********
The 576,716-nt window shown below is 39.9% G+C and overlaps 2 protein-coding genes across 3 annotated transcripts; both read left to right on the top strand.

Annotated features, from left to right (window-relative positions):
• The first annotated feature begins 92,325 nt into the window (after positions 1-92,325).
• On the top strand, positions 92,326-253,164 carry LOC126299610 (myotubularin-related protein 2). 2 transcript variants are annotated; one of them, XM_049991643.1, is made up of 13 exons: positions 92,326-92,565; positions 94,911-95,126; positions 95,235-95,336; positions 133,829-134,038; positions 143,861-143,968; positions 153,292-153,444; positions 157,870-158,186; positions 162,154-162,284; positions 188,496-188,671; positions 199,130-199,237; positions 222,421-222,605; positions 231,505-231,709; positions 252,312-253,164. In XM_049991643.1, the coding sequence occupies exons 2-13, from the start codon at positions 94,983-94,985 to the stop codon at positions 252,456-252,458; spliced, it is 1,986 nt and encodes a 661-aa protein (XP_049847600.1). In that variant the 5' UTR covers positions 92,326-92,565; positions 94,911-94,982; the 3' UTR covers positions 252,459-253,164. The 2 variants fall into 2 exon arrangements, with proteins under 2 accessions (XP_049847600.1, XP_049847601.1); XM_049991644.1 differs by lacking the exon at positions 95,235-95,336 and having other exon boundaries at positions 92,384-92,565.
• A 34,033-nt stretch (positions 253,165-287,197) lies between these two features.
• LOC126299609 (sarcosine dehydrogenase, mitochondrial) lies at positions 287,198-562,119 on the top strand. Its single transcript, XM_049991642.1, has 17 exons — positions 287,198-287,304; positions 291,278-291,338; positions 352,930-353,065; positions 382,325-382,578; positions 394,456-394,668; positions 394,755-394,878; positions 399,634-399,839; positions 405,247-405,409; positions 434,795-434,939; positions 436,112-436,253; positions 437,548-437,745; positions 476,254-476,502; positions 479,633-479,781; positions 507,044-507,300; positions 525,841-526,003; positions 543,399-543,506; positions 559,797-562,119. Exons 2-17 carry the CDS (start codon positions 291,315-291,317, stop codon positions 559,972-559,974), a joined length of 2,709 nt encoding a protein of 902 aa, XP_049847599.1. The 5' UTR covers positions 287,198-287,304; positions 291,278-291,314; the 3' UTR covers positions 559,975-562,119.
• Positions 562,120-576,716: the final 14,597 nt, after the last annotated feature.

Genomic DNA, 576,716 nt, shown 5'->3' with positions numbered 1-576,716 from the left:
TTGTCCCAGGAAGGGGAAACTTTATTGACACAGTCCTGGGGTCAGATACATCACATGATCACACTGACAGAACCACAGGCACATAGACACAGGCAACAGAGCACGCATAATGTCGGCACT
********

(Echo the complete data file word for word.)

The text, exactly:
The 576,716-nt window shown below is 39.9% G+C and overlaps 2 protein-coding genes across 3 annotated transcripts; both read left to right on the top strand.

Annotated features, from left to right (window-relative positions):
• The first annotated feature begins 92,325 nt into the window (after positions 1-92,325).
• On the top strand, positions 92,326-253,164 carry LOC126299610 (myotubularin-related protein 2). 2 transcript variants are annotated; one of them, XM_049991643.1, is made up of 13 exons: positions 92,326-92,565; positions 94,911-95,126; positions 95,235-95,336; positions 133,829-134,038; positions 143,861-143,968; positions 153,292-153,444; positions 157,870-158,186; positions 162,154-162,284; positions 188,496-188,671; positions 199,130-199,237; positions 222,421-222,605; positions 231,505-231,709; positions 252,312-253,164. In XM_049991643.1, the coding sequence occupies exons 2-13, from the start codon at positions 94,983-94,985 to the stop codon at positions 252,456-252,458; spliced, it is 1,986 nt and encodes a 661-aa protein (XP_049847600.1). In that variant the 5' UTR covers positions 92,326-92,565; positions 94,911-94,982; the 3' UTR covers positions 252,459-253,164. The 2 variants fall into 2 exon arrangements, with proteins under 2 accessions (XP_049847600.1, XP_049847601.1); XM_049991644.1 differs by lacking the exon at positions 95,235-95,336 and having other exon boundaries at positions 92,384-92,565.
• A 34,033-nt stretch (positions 253,165-287,197) lies between these two features.
• LOC126299609 (sarcosine dehydrogenase, mitochondrial) lies at positions 287,198-562,119 on the top strand. Its single transcript, XM_049991642.1, has 17 exons — positions 287,198-287,304; positions 291,278-291,338; positions 352,930-353,065; positions 382,325-382,578; positions 394,456-394,668; positions 394,755-394,878; positions 399,634-399,839; positions 405,247-405,409; positions 434,795-434,939; positions 436,112-436,253; positions 437,548-437,745; positions 476,254-476,502; positions 479,633-479,781; positions 507,044-507,300; positions 525,841-526,003; positions 543,399-543,506; positions 559,797-562,119. Exons 2-17 carry the CDS (start codon positions 291,315-291,317, stop codon positions 559,972-559,974), a joined length of 2,709 nt encoding a protein of 902 aa, XP_049847599.1. The 5' UTR covers positions 287,198-287,304; positions 291,278-291,314; the 3' UTR covers positions 559,975-562,119.
• Positions 562,120-576,716: the final 14,597 nt, after the last annotated feature.

Genomic DNA, 576,716 nt, shown 5'->3' with positions numbered 1-576,716 from the left:
TTGTCCCAGGAAGGGGAAACTTTATTGACACAGTCCTGGGGTCAGATACATCACATGATCACACTGACAGAACCACAGGCACATAGACACAGGCAACAGAGCACGCATAATGTCGGCACT